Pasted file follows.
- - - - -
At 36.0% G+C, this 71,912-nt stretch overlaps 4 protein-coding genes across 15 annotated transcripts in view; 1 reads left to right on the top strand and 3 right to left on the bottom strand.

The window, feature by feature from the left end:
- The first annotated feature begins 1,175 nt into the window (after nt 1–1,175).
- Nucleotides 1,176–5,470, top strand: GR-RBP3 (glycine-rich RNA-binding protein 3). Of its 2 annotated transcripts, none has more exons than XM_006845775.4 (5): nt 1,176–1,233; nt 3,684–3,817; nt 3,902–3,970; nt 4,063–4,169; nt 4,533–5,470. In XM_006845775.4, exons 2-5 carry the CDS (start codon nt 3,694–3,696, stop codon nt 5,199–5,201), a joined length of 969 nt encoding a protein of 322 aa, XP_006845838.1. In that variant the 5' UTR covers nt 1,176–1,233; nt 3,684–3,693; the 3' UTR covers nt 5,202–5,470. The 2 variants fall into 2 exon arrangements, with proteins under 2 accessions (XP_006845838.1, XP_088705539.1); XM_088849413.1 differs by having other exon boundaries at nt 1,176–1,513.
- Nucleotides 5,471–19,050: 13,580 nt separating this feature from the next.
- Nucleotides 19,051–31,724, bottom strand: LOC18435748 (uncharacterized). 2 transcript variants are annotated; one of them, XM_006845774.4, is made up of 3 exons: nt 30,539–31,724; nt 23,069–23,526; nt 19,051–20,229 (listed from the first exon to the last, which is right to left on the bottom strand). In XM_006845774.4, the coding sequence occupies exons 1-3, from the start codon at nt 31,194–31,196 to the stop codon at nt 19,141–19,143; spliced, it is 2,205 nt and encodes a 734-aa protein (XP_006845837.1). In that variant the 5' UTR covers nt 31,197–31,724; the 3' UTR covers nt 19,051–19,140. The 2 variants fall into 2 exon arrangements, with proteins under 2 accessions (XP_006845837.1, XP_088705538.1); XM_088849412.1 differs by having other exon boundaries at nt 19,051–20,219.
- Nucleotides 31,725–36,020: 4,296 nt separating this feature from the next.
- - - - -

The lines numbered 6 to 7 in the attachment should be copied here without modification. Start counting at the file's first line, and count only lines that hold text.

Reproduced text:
- Nucleotides 19,051–31,724, bottom strand: LOC18435748 (uncharacterized). 2 transcript variants are annotated; one of them, XM_006845774.4, is made up of 3 exons: nt 30,539–31,724; nt 23,069–23,526; nt 19,051–20,229 (listed from the first exon to the last, which is right to left on the bottom strand). In XM_006845774.4, the coding sequence occupies exons 1-3, from the start codon at nt 31,194–31,196 to the stop codon at nt 19,141–19,143; spliced, it is 2,205 nt and encodes a 734-aa protein (XP_006845837.1). In that variant the 5' UTR covers nt 31,197–31,724; the 3' UTR covers nt 19,051–19,140. The 2 variants fall into 2 exon arrangements, with proteins under 2 accessions (XP_006845837.1, XP_088705538.1); XM_088849412.1 differs by having other exon boundaries at nt 19,051–20,219.
- Nucleotides 31,725–36,020: 4,296 nt separating this feature from the next.